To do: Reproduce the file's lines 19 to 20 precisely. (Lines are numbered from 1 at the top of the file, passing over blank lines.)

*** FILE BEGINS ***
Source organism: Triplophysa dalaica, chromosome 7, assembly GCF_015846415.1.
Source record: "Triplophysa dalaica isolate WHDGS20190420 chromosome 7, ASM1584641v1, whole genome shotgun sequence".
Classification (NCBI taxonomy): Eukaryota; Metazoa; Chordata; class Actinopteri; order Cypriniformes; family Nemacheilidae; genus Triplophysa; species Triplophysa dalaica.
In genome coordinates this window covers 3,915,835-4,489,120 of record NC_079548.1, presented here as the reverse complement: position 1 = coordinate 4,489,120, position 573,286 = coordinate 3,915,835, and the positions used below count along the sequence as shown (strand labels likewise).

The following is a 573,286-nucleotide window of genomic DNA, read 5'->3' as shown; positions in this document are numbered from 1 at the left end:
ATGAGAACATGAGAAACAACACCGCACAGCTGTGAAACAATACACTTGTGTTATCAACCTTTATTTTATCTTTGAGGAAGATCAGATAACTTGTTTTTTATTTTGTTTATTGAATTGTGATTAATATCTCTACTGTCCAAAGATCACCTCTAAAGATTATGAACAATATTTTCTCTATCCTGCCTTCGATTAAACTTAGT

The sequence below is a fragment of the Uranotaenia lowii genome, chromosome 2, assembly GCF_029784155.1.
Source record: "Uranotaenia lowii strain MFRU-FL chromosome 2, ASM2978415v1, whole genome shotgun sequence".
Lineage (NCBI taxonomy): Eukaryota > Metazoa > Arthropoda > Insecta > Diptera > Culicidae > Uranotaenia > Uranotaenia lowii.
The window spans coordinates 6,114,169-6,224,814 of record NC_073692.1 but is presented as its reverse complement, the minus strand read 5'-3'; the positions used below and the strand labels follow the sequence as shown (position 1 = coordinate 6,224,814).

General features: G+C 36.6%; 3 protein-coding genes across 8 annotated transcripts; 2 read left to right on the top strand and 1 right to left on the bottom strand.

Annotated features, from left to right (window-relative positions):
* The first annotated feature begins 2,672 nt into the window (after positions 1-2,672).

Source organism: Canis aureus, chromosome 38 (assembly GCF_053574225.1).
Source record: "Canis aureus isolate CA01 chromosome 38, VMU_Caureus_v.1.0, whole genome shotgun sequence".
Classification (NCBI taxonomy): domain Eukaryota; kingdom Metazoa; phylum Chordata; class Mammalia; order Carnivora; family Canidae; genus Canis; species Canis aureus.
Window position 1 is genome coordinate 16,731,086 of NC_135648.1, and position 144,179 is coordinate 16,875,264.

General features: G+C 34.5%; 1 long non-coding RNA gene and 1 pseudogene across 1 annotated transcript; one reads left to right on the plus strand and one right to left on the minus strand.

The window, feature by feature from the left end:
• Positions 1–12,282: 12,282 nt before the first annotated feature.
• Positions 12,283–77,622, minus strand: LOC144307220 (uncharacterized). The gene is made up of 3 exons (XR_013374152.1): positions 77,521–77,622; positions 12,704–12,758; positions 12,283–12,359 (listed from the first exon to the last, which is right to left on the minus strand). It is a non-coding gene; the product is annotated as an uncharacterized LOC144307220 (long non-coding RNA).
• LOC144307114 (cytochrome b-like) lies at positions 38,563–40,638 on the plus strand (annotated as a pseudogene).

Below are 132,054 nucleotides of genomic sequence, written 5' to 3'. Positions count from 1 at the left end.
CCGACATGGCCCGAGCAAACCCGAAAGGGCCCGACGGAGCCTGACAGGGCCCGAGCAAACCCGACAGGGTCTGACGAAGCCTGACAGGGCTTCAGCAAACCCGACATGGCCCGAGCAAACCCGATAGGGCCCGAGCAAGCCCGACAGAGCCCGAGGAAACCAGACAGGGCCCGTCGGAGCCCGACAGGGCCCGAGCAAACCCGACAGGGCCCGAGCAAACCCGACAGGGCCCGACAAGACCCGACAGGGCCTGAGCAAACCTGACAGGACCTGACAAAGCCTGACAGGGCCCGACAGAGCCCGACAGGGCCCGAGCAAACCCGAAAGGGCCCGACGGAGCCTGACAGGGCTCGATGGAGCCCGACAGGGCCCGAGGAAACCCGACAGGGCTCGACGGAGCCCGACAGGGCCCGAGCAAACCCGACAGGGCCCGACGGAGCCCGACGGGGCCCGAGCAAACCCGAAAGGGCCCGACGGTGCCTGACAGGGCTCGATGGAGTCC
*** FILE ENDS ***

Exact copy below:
The window, feature by feature from the left end:
• Positions 1–12,282: 12,282 nt before the first annotated feature.